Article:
Age is one of the three characteristics we tend to notice first about other people, along with sex and race. Ageism is a multifaceted issue that includes stereotyping and discriminating against people of a particular age. It can look like a birthday card ridiculing older adults, or like telling someone they look good for their age. While the number of people aged 60 and older is expected to more than double worldwide by 2050, persistent ageism may impact these individuals’ experiences with receiving necessary services and remaining active in their communities.
Institutional ageism refers to policies, social norms, and laws that lead to unfair restrictions on opportunities for older adults, while interpersonal ageism occurs in the interaction between individuals. Self-directed ageism is when ageism is internalized and self-projected, impacting individuals’ perceptions of themselves.
Ageism may lead to barriers in access to health care services or treatments. Almost 20% of U.S. adults aged 50 and older attest to experiencing discrimination in a health care setting that leads to inappropriate or inadequate care. Negative perceptions of older adults by health care providers have been shown to result in delayed access to emergency care, contribute to mortality risk, and lead to slower illness recovery. The estimated medical cost of ageism in the U.S. is $63 billion annually.
Older adults are also regularly excluded from randomized clinical trials, even for drugs that are intended to treat conditions common to this population. A systemic review of clinical trials found that more than 30% included an age cap and more than 90% of those trials did not include a justification for the age limits.
Ageism can also manifest in restricted opportunities for employment for older adults. A 1967 law, the Age Discrimination in Employment Act, forbade discrimination against people who are more than 40 years old. However, in the almost 60 years since the bill’s passage, it has only been updated twice; the last time was in 1991. Employers with less than 20 employees are still exempt from the law.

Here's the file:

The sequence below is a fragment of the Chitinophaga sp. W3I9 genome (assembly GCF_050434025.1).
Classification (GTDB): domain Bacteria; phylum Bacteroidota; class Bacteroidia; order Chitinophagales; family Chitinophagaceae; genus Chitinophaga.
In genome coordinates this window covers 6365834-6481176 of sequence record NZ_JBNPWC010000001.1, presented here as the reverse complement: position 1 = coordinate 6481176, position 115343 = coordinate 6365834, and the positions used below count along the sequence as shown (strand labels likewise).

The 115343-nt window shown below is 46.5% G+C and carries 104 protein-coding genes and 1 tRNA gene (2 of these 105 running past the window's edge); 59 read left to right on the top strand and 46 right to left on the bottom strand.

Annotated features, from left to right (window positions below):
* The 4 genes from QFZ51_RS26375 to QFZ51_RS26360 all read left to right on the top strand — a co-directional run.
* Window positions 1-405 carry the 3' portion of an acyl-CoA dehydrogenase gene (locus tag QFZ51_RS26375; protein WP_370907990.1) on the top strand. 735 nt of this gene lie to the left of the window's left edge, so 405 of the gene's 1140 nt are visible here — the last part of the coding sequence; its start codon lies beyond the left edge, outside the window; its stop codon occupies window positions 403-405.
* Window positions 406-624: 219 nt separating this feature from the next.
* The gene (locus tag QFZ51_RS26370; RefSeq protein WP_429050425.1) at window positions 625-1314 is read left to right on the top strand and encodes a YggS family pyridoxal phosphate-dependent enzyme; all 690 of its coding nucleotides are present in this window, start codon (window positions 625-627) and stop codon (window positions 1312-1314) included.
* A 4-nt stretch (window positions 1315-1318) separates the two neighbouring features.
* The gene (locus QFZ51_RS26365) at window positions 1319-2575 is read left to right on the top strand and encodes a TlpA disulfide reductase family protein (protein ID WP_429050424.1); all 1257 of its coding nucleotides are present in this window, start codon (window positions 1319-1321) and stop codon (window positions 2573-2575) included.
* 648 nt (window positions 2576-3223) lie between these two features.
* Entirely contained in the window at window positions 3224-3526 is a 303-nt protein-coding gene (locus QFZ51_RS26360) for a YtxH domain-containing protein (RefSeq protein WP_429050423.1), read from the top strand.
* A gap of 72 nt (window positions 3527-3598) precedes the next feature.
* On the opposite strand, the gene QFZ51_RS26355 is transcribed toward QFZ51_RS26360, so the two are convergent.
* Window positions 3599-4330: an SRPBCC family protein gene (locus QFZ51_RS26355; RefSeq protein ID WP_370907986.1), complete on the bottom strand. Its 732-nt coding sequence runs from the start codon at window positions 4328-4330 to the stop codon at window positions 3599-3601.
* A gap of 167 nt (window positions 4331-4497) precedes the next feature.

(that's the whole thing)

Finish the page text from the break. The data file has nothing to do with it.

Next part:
The NCIOM Healthy Aging Task Force, convened beginning in June 2022, examines many of the barriers to well-being experienced by older adults in North Carolina. Several of these factors are impacted by the experience of ageism. The task force is examining incidence of falls and resulting injuries, some of which may be impacted by improper medication management. The task force is also discussing nutrition; older adults who experience ageism have been shown more likely to experience barriers to healthy eating. Social isolation is another key factor covered by the task force, including its impact on older adults’ mental health; poor self-perception of aging has been linked to mental health decline, worse outcomes in memory tests, as well as higher rates of depression. Lastly, the task force is discussing mobility within older adults’ communities, an issue that may be impacted by a lack of understanding or commitment to the needs of older adults, sometimes evident in unkempt sidewalks, inaccessible public transport, and the lack of mandatory aging-in-place accommodations in home design.
The task force has also discussed the ways in which older adults are perceived by their communities, and how our state’s changing demographics may require increasing awareness of the services and supports needed by older adults. In addition, there is evidence that intergenerational contact, such as younger people spending time with older adults, may increase awareness and reduce the likelihood of ageism and its negative effects.
On October 7, aging advocates observed Ageism Awareness Day; however, casual ageism portrayed on television and in anti-aging face cream ads will not be countered with one day. Anxiety about aging, driven by these cultural portrayals, can be countered, instead, with understanding and respect for the needs of older individuals, as well as by substantive policy change to support these needs.